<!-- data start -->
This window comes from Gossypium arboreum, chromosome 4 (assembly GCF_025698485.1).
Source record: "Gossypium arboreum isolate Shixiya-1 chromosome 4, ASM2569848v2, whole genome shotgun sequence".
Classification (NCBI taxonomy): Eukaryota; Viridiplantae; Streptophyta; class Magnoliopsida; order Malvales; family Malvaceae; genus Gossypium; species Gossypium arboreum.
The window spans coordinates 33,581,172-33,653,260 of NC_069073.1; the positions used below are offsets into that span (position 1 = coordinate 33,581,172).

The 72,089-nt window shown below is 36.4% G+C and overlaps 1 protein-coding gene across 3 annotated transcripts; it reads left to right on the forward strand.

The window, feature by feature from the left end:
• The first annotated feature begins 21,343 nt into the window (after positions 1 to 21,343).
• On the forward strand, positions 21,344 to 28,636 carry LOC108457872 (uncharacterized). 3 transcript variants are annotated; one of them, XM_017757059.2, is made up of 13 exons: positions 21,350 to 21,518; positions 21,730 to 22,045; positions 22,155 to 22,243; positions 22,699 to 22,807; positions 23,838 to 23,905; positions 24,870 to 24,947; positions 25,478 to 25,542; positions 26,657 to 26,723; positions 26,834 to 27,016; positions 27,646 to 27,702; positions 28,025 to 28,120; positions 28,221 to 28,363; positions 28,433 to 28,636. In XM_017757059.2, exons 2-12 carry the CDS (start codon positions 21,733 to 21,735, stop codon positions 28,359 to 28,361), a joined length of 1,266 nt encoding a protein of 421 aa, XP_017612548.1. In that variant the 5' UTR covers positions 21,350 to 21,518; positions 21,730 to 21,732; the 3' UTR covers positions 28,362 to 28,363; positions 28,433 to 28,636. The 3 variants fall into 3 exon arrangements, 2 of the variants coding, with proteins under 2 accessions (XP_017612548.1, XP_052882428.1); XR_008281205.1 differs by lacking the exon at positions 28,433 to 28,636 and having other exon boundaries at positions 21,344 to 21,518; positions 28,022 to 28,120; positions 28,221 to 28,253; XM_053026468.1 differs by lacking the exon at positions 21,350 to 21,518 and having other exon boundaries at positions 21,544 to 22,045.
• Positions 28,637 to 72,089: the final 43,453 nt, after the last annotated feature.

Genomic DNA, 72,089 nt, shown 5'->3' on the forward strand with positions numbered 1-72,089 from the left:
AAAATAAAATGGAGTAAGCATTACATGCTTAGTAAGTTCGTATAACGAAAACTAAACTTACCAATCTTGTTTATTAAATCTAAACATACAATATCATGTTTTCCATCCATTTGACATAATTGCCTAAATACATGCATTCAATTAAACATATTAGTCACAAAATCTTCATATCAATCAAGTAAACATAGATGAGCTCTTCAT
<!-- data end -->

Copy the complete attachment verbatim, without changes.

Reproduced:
This window comes from Gossypium arboreum, chromosome 4 (assembly GCF_025698485.1).
Source record: "Gossypium arboreum isolate Shixiya-1 chromosome 4, ASM2569848v2, whole genome shotgun sequence".
Classification (NCBI taxonomy): Eukaryota; Viridiplantae; Streptophyta; class Magnoliopsida; order Malvales; family Malvaceae; genus Gossypium; species Gossypium arboreum.
The window spans coordinates 33,581,172-33,653,260 of NC_069073.1; the positions used below are offsets into that span (position 1 = coordinate 33,581,172).

The 72,089-nt window shown below is 36.4% G+C and overlaps 1 protein-coding gene across 3 annotated transcripts; it reads left to right on the forward strand.

The window, feature by feature from the left end:
• The first annotated feature begins 21,343 nt into the window (after positions 1 to 21,343).
• On the forward strand, positions 21,344 to 28,636 carry LOC108457872 (uncharacterized). 3 transcript variants are annotated; one of them, XM_017757059.2, is made up of 13 exons: positions 21,350 to 21,518; positions 21,730 to 22,045; positions 22,155 to 22,243; positions 22,699 to 22,807; positions 23,838 to 23,905; positions 24,870 to 24,947; positions 25,478 to 25,542; positions 26,657 to 26,723; positions 26,834 to 27,016; positions 27,646 to 27,702; positions 28,025 to 28,120; positions 28,221 to 28,363; positions 28,433 to 28,636. In XM_017757059.2, exons 2-12 carry the CDS (start codon positions 21,733 to 21,735, stop codon positions 28,359 to 28,361), a joined length of 1,266 nt encoding a protein of 421 aa, XP_017612548.1. In that variant the 5' UTR covers positions 21,350 to 21,518; positions 21,730 to 21,732; the 3' UTR covers positions 28,362 to 28,363; positions 28,433 to 28,636. The 3 variants fall into 3 exon arrangements, 2 of the variants coding, with proteins under 2 accessions (XP_017612548.1, XP_052882428.1); XR_008281205.1 differs by lacking the exon at positions 28,433 to 28,636 and having other exon boundaries at positions 21,344 to 21,518; positions 28,022 to 28,120; positions 28,221 to 28,253; XM_053026468.1 differs by lacking the exon at positions 21,350 to 21,518 and having other exon boundaries at positions 21,544 to 22,045.
• Positions 28,637 to 72,089: the final 43,453 nt, after the last annotated feature.

Genomic DNA, 72,089 nt, shown 5'->3' on the forward strand with positions numbered 1-72,089 from the left:
AAAATAAAATGGAGTAAGCATTACATGCTTAGTAAGTTCGTATAACGAAAACTAAACTTACCAATCTTGTTTATTAAATCTAAACATACAATATCATGTTTTCCATCCATTTGACATAATTGCCTAAATACATGCATTCAATTAAACATATTAGTCACAAAATCTTCATATCAATCAAGTAAACATAGATGAGCTCTTCAT